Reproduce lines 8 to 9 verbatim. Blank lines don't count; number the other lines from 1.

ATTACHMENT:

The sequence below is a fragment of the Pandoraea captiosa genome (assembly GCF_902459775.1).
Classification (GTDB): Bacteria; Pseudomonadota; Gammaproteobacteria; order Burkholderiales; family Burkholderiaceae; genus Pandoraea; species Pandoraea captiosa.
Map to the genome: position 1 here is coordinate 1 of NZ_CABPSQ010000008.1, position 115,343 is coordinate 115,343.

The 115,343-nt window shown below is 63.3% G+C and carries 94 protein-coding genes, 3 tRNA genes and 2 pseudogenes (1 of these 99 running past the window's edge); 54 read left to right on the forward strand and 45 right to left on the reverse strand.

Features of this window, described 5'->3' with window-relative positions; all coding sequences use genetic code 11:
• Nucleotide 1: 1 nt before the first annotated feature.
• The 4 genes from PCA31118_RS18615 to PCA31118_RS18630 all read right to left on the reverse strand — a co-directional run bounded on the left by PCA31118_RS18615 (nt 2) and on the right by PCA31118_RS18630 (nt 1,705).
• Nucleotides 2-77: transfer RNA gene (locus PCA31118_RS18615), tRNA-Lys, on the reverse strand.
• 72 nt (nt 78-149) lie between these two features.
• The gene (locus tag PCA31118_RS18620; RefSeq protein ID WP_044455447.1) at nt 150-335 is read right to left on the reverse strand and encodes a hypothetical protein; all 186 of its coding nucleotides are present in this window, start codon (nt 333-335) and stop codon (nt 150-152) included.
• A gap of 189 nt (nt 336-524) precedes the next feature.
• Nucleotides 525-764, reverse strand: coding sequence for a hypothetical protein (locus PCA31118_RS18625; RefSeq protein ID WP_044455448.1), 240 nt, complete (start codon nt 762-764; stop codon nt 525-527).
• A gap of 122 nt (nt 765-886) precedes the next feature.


• Nucleotides 2-77: transfer RNA gene (locus PCA31118_RS18615), tRNA-Lys, on the reverse strand.
• 72 nt (nt 78-149) lie between these two features.